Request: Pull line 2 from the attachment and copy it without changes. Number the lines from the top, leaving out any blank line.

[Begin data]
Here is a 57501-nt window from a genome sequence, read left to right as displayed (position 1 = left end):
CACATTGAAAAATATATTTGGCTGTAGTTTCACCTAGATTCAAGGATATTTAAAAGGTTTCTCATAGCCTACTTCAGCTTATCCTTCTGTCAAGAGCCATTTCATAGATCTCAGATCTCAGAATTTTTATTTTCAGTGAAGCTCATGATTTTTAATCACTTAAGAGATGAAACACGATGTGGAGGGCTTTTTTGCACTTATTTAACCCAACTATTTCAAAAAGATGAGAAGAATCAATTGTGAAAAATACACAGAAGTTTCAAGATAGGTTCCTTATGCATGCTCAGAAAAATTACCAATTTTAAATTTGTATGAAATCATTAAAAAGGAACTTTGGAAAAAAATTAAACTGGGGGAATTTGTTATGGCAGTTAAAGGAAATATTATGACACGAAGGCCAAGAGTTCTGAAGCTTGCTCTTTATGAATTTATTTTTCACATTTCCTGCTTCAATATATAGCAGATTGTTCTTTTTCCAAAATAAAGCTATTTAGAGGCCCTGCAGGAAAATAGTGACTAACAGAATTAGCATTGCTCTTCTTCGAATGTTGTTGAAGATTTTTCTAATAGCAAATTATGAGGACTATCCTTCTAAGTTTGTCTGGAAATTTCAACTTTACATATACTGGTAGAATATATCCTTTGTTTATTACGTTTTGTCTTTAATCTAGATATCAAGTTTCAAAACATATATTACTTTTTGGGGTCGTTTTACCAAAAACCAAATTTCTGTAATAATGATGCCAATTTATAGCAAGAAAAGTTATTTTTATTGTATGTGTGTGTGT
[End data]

CACATTGAAAAATATATTTGGCTGTAGTTTCACCTAGATTCAAGGATATTTAAAAGGTTTCTCATAGCCTACTTCAGCTTATCCTTCTGTCAAGAGCCATTTCATAGATCTCAGATCTCAGAATTTTTATTTTCAGTGAAGCTCATGATTTTTAATCACTTAAGAGATGAAACACGATGTGGAGGGCTTTTTTGCACTTATTTAACCCAACTATTTCAAAAAGATGAGAAGAATCAATTGTGAAAAATACACAGAAGTTTCAAGATAGGTTCCTTATGCATGCTCAGAAAAATTACCAATTTTAAATTTGTATGAAATCATTAAAAAGGAACTTTGGAAAAAAATTAAACTGGGGGAATTTGTTATGGCAGTTAAAGGAAATATTATGACACGAAGGCCAAGAGTTCTGAAGCTTGCTCTTTATGAATTTATTTTTCACATTTCCTGCTTCAATATATAGCAGATTGTTCTTTTTCCAAAATAAAGCTATTTAGAGGCCCTGCAGGAAAATAGTGACTAACAGAATTAGCATTGCTCTTCTTCGAATGTTGTTGAAGATTTTTCTAATAGCAAATTATGAGGACTATCCTTCTAAGTTTGTCTGGAAATTTCAACTTTACATATACTGGTAGAATATATCCTTTGTTTATTACGTTTTGTCTTTAATCTAGATATCAAGTTTCAAAACATATATTACTTTTTGGGGTCGTTTTACCAAAAACCAAATTTCTGTAATAATGATGCCAATTTATAGCAAGAAAAGTTATTTTTATTGTATGTGTGTGTGT